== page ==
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Major in Psychology

Major in Psychology

Every psychology major must complete thirty-six semester hours in psychology, as well as four hours in statistics.

The following five core courses are required:

  • PSYC 101 Introduction to Psychological Science
  • MATH 118 Introductory Statistics
    (or MATH 227 or MATH 229)
  • PSYC 201 Biological Psychology
  • PSYC 203 Research Methods in Psychology
  • PSYC 345 History and Systems of Psychology

To ensure that students receive sufficient breadth across substantive areas, as well as some depth within at least one area, the department also requires that students successfully complete at least one course chosen from each of the following five areas:

Basic Processes

  • PSYC 243 Cognitive Psychology
  • PSYC 244 Drugs and Behavior
  • PSYC 245 Learning and Conditioning
  • PSYC 247 Perception

Social and Developmental

  • PSYC 235 Developmental Psychology
  • PSYC 236 Psychology of Adolescence
  • PSYC 239 Psychology of Aging
  • PSYC 248 Social Psychology

Clinical and Personality

  • PSYC 230 Theories of Personality
  • PSYC 231 Abnormal Psychology
  • PSYC 232 Health Psychology

Upper Level Theory and Application

  • PSYC 331 Seminar in Clinical Psychology
  • PSYC 335 Social and Emotional Development
  • PSYC 336 Childhood Psychopathology
  • PSYC 339 Psychology and the Law

Upper Level Research

  • PSYC 301 Research in Biopsychology
  • PSYC 303 Research in Cognitive Processes
  • PSYC 304 Research in Personality
  • PSYC 308 Research in Social Psychology

Prerequisites: PSYC 101, Introduction to Psychological Science, is a prerequisite for all courses offered by the department except PSYC 220, for which the prerequisite is PSYC 101 or WGST 100. Upper-level courses have additional prerequisites as detailed in the course descriptions. Most 300-level courses require instructor's consent to register.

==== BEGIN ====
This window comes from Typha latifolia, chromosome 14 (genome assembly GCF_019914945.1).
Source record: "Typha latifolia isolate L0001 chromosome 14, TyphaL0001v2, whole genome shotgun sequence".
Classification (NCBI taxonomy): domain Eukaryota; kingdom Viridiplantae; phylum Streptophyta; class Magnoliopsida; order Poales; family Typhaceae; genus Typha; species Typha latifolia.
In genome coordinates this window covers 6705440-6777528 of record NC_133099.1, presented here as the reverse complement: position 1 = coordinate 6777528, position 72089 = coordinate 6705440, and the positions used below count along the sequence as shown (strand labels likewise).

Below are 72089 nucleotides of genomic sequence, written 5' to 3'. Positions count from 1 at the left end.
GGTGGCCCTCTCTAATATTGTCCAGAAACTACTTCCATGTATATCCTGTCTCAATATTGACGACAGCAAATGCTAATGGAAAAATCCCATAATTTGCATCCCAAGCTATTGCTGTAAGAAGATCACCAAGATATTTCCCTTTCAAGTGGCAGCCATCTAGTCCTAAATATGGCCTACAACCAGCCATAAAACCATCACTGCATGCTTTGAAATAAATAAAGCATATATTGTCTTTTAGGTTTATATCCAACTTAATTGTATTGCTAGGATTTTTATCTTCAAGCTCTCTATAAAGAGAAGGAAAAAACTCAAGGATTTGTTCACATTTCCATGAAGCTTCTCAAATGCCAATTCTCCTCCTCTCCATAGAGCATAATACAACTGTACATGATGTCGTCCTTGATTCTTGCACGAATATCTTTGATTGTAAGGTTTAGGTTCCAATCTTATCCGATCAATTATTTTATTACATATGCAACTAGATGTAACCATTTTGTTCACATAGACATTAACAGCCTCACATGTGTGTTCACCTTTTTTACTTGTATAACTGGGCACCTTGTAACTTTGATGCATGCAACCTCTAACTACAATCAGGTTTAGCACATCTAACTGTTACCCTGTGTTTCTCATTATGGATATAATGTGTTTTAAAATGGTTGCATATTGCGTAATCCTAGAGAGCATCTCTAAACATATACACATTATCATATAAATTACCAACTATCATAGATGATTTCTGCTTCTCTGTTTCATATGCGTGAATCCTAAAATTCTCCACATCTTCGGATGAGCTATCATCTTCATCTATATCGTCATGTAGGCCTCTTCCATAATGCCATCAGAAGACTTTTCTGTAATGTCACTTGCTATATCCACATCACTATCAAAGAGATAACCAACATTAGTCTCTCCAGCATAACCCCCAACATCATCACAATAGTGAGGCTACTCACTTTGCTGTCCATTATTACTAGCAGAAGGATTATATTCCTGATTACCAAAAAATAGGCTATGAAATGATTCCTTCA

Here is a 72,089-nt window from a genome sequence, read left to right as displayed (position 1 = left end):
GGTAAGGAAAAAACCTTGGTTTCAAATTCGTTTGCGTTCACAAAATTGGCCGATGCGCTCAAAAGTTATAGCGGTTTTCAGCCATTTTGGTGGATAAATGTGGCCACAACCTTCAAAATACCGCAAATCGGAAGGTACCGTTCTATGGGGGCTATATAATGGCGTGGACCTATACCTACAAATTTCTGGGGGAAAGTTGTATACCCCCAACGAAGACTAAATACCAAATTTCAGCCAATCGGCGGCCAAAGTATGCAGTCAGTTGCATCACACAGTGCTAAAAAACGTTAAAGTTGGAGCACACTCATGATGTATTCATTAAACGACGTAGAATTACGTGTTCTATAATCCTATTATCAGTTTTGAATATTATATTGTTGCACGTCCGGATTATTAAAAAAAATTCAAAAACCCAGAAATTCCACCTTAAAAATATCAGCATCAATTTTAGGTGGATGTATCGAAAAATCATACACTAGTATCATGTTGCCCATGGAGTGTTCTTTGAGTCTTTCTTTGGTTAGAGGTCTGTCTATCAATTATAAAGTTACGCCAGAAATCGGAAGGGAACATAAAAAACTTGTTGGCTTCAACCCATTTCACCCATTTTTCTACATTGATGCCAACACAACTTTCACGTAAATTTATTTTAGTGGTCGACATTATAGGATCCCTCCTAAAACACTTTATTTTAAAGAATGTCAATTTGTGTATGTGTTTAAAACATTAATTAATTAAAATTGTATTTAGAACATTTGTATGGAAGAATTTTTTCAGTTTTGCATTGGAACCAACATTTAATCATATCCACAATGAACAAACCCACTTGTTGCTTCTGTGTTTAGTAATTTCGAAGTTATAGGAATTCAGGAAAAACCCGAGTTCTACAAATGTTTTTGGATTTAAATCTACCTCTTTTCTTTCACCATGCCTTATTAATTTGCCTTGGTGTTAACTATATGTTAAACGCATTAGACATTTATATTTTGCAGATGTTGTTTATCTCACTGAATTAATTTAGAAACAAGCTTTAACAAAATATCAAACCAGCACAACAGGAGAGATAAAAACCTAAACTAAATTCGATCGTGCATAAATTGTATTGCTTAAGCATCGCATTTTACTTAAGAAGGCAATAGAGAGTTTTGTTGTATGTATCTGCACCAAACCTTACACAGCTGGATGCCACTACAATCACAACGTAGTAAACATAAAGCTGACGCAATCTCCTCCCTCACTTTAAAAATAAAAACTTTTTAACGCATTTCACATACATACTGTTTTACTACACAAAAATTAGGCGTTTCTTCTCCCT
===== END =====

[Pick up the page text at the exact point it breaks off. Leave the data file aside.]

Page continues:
Recommendations: Students considering a major in psychology are advised to take PSYC 101 Introduction to Psychological Science during their first year and MATH 118 Introductory Statistics in the fall semester of their sophomore year. In general, the department encourages flexible and individualized course planning both within and beyond the field of psychology. The chair or an advisor in the department can help with such program planning. The following examples serve as guides to planning an appropriate program.

  1. A student planning a career working with children, such as early childhood education, counseling, child guidance, or school psychology, should consider PSYC 235, 236, 305, 335, and 336.
  2. A student planning a career in a medical or physiological research setting should consider PSYC 232, 243, 244, 247, and 301. Relevant courses in biology, chemistry, and computer science are also recommended.
  3. A student interested in a career in behavioral research, human factors, or computer-based instruction should consider PSYC 243, 245, 247, 248, and 303. Relevant areas of mathematics and/or computer science are also recommended.
  4. A student with career interests in the clinical and personality area should consider PSYC 230, 231, 232, 304, 331, 336, and 339.
  5. A student planning a career in social service or human resources should consider PSYC 220, 230, 231, 232, 248, 308, and 339.

Independent Learning in Psychology

The all-College Independent Learning Requirement (eight semester hours) can be met by taking two four-credit Psychology 350 (Independent Study) courses; Psychology 350 followed by Psychology 355: Psychology 380 (Fieldwork in a Psychological Setting), a one year eight-credit course; or Psychology 380 followed by Psychology 381. Normally, psychology majors should do at least four hours of independent learning in psychology. Arrangements should be made with the student's adviser and/or the PSYC 380 Fieldwork instructor before the end of the junior year. For further information about the program in neuroscience and behavior, contact Professor Rachel Galli in the Department of Psychology.

Students planning to attend medical, dental, or veterinary school should contact the health professions adviser as early as possible to be sure that to incorporate the courses required for admission to these professional schools.